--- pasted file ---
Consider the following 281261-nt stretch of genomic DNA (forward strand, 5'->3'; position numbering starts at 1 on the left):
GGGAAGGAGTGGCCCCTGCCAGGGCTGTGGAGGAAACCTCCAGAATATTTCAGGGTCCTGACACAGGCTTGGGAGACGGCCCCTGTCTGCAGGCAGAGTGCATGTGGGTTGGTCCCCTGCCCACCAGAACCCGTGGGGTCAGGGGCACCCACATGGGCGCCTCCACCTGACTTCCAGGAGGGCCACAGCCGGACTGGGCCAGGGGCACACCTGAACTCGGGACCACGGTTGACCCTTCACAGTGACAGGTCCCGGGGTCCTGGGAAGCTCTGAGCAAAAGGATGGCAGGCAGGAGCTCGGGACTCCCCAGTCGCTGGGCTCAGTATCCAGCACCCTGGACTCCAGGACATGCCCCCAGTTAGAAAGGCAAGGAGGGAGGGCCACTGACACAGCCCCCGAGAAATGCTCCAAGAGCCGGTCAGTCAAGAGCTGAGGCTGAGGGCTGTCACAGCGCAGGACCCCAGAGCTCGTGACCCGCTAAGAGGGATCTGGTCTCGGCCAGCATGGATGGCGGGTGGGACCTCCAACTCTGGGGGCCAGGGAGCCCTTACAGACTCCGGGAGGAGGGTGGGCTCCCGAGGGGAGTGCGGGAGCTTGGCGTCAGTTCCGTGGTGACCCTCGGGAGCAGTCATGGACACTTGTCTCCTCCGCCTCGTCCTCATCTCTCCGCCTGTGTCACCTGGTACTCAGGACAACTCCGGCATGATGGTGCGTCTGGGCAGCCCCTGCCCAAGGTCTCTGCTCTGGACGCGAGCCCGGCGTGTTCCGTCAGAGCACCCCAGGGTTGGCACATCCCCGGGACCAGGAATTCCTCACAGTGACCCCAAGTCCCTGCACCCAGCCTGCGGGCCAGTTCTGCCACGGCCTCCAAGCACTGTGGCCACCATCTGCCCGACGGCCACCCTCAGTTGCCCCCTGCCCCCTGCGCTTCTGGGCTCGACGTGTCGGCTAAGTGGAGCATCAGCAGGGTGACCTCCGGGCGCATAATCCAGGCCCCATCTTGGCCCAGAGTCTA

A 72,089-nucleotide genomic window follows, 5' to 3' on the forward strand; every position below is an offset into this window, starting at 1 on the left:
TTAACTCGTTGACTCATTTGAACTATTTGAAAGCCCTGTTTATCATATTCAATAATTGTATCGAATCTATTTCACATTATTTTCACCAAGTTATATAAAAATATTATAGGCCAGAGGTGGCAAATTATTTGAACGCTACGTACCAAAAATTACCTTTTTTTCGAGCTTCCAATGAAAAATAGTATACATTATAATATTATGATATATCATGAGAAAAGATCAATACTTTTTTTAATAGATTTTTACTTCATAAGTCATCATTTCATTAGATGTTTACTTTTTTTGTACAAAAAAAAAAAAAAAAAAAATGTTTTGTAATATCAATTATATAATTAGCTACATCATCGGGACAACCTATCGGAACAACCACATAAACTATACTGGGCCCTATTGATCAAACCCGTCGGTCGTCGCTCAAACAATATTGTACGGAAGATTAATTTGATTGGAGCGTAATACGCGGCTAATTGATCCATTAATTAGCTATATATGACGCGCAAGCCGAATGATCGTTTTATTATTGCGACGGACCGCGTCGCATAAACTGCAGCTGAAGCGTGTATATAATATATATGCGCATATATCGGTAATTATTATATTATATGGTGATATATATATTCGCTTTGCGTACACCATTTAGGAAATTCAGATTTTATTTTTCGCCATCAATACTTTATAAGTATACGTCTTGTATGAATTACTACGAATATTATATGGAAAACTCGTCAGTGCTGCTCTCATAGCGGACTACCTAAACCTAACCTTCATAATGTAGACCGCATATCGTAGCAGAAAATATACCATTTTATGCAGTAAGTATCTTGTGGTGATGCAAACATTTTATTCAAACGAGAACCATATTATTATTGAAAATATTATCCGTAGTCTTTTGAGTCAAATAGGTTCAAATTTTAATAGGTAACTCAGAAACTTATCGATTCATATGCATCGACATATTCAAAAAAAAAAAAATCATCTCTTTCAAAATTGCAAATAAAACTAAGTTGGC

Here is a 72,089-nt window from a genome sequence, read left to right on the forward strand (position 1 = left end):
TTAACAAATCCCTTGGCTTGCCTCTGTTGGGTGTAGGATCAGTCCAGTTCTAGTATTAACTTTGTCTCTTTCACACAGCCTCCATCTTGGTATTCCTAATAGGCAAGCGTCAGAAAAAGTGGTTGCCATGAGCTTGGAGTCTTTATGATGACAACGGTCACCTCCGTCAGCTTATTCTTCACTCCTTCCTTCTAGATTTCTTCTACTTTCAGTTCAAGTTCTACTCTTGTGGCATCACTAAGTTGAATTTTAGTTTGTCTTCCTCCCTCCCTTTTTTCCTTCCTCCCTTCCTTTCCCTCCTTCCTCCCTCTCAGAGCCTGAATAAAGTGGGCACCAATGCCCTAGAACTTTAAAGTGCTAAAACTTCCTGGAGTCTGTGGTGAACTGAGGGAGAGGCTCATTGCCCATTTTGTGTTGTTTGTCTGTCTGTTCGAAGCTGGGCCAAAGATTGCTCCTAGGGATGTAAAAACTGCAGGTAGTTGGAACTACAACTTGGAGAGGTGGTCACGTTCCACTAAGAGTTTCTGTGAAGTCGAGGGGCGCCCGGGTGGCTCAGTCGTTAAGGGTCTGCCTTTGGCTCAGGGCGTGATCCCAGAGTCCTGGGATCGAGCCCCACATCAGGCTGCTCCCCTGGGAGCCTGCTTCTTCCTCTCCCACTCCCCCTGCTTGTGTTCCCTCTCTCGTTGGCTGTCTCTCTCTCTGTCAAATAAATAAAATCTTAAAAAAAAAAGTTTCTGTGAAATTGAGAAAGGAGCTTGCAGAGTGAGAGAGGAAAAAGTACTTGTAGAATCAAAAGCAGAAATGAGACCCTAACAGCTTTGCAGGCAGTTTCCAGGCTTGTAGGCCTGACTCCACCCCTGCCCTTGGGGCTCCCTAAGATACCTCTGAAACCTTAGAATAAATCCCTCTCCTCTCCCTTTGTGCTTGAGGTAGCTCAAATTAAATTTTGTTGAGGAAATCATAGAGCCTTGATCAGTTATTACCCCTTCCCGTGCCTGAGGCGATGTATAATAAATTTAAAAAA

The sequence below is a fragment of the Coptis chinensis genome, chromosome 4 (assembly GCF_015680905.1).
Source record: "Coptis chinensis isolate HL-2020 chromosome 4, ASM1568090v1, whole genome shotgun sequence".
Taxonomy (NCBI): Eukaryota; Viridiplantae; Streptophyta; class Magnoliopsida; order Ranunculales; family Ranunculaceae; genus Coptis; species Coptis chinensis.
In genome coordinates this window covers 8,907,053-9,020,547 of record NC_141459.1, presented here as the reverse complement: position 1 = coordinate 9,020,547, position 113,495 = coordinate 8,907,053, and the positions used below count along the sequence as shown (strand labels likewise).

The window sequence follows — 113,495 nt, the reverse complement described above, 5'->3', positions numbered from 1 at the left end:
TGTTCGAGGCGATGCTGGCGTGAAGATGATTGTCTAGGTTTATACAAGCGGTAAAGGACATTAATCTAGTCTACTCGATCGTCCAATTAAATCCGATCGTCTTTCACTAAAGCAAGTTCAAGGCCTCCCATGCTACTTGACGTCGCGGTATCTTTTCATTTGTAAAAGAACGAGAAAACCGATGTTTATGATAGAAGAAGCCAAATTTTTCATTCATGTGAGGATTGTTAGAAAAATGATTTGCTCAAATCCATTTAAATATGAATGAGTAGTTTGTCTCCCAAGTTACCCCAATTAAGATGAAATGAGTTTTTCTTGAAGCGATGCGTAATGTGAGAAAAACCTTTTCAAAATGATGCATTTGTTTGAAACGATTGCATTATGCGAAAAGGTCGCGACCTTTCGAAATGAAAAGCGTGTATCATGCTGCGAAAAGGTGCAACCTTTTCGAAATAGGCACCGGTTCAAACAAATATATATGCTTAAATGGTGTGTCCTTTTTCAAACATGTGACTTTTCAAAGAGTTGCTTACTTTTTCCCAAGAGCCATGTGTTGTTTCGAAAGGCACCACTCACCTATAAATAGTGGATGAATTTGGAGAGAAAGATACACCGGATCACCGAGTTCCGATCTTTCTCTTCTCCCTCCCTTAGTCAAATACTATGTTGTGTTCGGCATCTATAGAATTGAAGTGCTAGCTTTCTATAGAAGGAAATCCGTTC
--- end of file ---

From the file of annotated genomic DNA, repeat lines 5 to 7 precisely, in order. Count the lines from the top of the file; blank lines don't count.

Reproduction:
Here is a 72,089-nt window from a genome sequence, read left to right on the forward strand (position 1 = left end):
TTAACAAATCCCTTGGCTTGCCTCTGTTGGGTGTAGGATCAGTCCAGTTCTAGTATTAACTTTGTCTCTTTCACACAGCCTCCATCTTGGTATTCCTAATAGGCAAGCGTCAGAAAAAGTGGTTGCCATGAGCTTGGAGTCTTTATGATGACAACGGTCACCTCCGTCAGCTTATTCTTCACTCCTTCCTTCTAGATTTCTTCTACTTTCAGTTCAAGTTCTACTCTTGTGGCATCACTAAGTTGAATTTTAGTTTGTCTTCCTCCCTCCCTTTTTTCCTTCCTCCCTTCCTTTCCCTCCTTCCTCCCTCTCAGAGCCTGAATAAAGTGGGCACCAATGCCCTAGAACTTTAAAGTGCTAAAACTTCCTGGAGTCTGTGGTGAACTGAGGGAGAGGCTCATTGCCCATTTTGTGTTGTTTGTCTGTCTGTTCGAAGCTGGGCCAAAGATTGCTCCTAGGGATGTAAAAACTGCAGGTAGTTGGAACTACAACTTGGAGAGGTGGTCACGTTCCACTAAGAGTTTCTGTGAAGTCGAGGGGCGCCCGGGTGGCTCAGTCGTTAAGGGTCTGCCTTTGGCTCAGGGCGTGATCCCAGAGTCCTGGGATCGAGCCCCACATCAGGCTGCTCCCCTGGGAGCCTGCTTCTTCCTCTCCCACTCCCCCTGCTTGTGTTCCCTCTCTCGTTGGCTGTCTCTCTCTCTGTCAAATAAATAAAATCTTAAAAAAAAAAGTTTCTGTGAAATTGAGAAAGGAGCTTGCAGAGTGAGAGAGGAAAAAGTACTTGTAGAATCAAAAGCAGAAATGAGACCCTAACAGCTTTGCAGGCAGTTTCCAGGCTTGTAGGCCTGACTCCACCCCTGCCCTTGGGGCTCCCTAAGATACCTCTGAAACCTTAGAATAAATCCCTCTCCTCTCCCTTTGTGCTTGAGGTAGCTCAAATTAAATTTTGTTGAGGAAATCATAGAGCCTTGATCAGTTATTACCCCTTCCCGTGCCTGAGGCGATGTATAATAAATTTAAAAAA

The sequence below is a fragment of the Coptis chinensis genome, chromosome 4 (assembly GCF_015680905.1).